- Published Date:
- Supporting Unit: Office of the President
Dear Howard University Community,
Yesterday, yet another police department released yet another heartbreaking video of a life senselessly taken by its law enforcement, this time in the city of Memphis, Tennessee.
The facts of this unconscionable tragedy hit particularly close to home. Tyre Nichols, a 29-year-old Black man, died from injuries sustained during a violent encounter with five Black Memphis policemen. Even the Memphis chief of police readily admits the officers’ behavior was “heinous, reckless, and inhumane.” All five officers have subsequently been charged for their actions and discharged from their posts, and we must keep the faith that the judicial system will hold each of them accountable.
I feel terribly sympathetic for Mr. Nichols’s family. As president and professor at Howard, every day I encounter brilliant young people growing into their independence right before my very eyes. I also know all too well how many of their parents have tried to prepare them for potentially hostile run-ins with law enforcement, but moments like these lay bare how impossible, unimaginable, unreasonable it is to prepare for the absolute worst. At a moment in history when law enforcement across the country is under increased scrutiny, we expect — if not demand — they be above reproach. This violence must stop immediately. The list of names unjustly harmed and killed by our police continues to grow apace, and that should be unacceptable to us all. This constant, sustained attack on the Black experience must end, and particularly by those we expect to protect us.
We must rally together to support all those in our community affected by Mr. Nichols’s death, and one another in general. Our University holds a great deal of affection for the state of Tennessee and the city of Memphis, evidenced in part by our longstanding Alternative Spring Break trip to the Memphis metropolitan area. For all those in our community who have family in Memphis, who may be in Memphis right now, or who feel a part of themselves to always be in Memphis, I pray you know that Howard University is here to support you in whatever way you need.
In this moment, it is necessary to grieve over another life carelessly ended. It is okay to be angry, and sad, and even shocked at the cruelty this footage exposes. Stay there as long as you need. But once you are ready, I encourage you to take those feelings and channel them into something tangible. Write about it. Sing about it. Participate in the electoral process and vote about it.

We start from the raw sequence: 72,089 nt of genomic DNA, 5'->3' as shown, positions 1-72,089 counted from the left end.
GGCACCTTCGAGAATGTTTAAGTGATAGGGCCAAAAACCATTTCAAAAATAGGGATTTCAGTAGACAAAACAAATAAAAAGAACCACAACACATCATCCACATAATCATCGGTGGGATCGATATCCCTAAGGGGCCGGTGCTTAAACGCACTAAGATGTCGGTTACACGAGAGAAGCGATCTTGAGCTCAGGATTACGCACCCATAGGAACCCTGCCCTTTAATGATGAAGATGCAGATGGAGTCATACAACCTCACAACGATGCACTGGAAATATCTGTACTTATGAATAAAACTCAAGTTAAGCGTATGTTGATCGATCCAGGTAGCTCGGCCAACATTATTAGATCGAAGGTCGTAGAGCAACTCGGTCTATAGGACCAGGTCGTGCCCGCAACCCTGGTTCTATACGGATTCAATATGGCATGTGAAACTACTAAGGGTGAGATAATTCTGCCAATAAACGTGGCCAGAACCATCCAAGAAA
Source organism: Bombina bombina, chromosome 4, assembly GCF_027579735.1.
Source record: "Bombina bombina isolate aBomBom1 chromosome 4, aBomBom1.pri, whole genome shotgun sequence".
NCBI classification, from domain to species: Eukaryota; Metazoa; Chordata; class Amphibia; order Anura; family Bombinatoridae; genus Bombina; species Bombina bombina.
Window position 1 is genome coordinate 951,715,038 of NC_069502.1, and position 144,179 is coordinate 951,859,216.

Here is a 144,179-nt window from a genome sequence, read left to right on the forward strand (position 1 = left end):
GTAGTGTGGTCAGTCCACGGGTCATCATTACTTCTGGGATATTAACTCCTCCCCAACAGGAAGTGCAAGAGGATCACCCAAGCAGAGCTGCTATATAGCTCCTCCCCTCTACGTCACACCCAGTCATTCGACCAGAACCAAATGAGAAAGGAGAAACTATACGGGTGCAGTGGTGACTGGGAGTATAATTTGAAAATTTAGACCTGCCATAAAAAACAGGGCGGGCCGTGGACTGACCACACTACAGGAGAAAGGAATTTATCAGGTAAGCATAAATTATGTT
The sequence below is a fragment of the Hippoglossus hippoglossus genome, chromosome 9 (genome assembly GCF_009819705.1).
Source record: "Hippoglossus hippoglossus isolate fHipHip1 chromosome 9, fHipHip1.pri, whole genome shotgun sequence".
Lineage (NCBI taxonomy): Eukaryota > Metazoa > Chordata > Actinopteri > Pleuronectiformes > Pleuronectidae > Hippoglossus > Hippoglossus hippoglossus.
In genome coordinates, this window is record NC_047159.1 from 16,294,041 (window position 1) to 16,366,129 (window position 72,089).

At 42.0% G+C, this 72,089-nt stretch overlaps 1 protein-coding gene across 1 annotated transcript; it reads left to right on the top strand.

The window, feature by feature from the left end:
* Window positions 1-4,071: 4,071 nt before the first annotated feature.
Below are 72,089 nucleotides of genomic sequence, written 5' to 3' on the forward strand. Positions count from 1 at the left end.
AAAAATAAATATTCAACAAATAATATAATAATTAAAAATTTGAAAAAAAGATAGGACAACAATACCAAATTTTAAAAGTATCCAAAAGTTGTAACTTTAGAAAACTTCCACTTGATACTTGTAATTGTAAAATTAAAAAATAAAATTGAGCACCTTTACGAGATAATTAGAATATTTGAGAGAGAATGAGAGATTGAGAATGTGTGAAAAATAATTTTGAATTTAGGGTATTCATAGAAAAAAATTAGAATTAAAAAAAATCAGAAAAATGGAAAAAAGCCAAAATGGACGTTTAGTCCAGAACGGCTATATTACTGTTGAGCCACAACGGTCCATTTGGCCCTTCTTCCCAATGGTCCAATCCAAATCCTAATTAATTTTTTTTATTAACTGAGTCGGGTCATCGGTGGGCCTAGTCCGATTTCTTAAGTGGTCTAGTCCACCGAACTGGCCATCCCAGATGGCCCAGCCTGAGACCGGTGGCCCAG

This horrific event serves as yet another reminder that violence of one form or another is a problem that plagues our society. Not only does Howard University stand against violence, but the work we do actively fights against it. When we introduce more justice, greater equality, and mutual prosperity; when we help to realize diversity, equity, inclusion, and representation; when we uphold our principles of truth and service and insist they be embraced throughout the globe, then the impulse toward violence begins to wane and a more peaceful world perseveres.
I understand that yesterday’s released footage has motivated protests across the District and the country. I only ask that those who choose to demonstrate do so peacefully. As we close Rev. Dr. Martin Luther King Jr.’s birthday month, I feel drawn to another one of his celebrated quotes: “Darkness cannot drive out darkness; only light can do that. Hate cannot drive out hate; only love can do that.” We must continue to defeat hate with love. Times like these may test our fortitude, but love will always win.
Love is how we honor the memories of Tyre Nichols, George Floyd, Breonna Taylor, Atatiana Jefferson, Sandra Bland, Michael Brown, Trayvon Martin, Aiyana Jones, and the countless other lives gone much too soon.
Please continue to be mindful of your mental health. Use the following resources (not an exhaustive list) if you need them:
- University Counseling Service provides individualized year-round support, helping students cope with processing change, maintain mental health wellness, and manage overall feelings of uncertainty.
- The Office of the Dean of the Chapel offers spiritual care and many wellness programs.
Excellence in Truth and Service,
Wayne A. I. Frederick, M.D., MBA
Charles R. Drew Professor of Surgery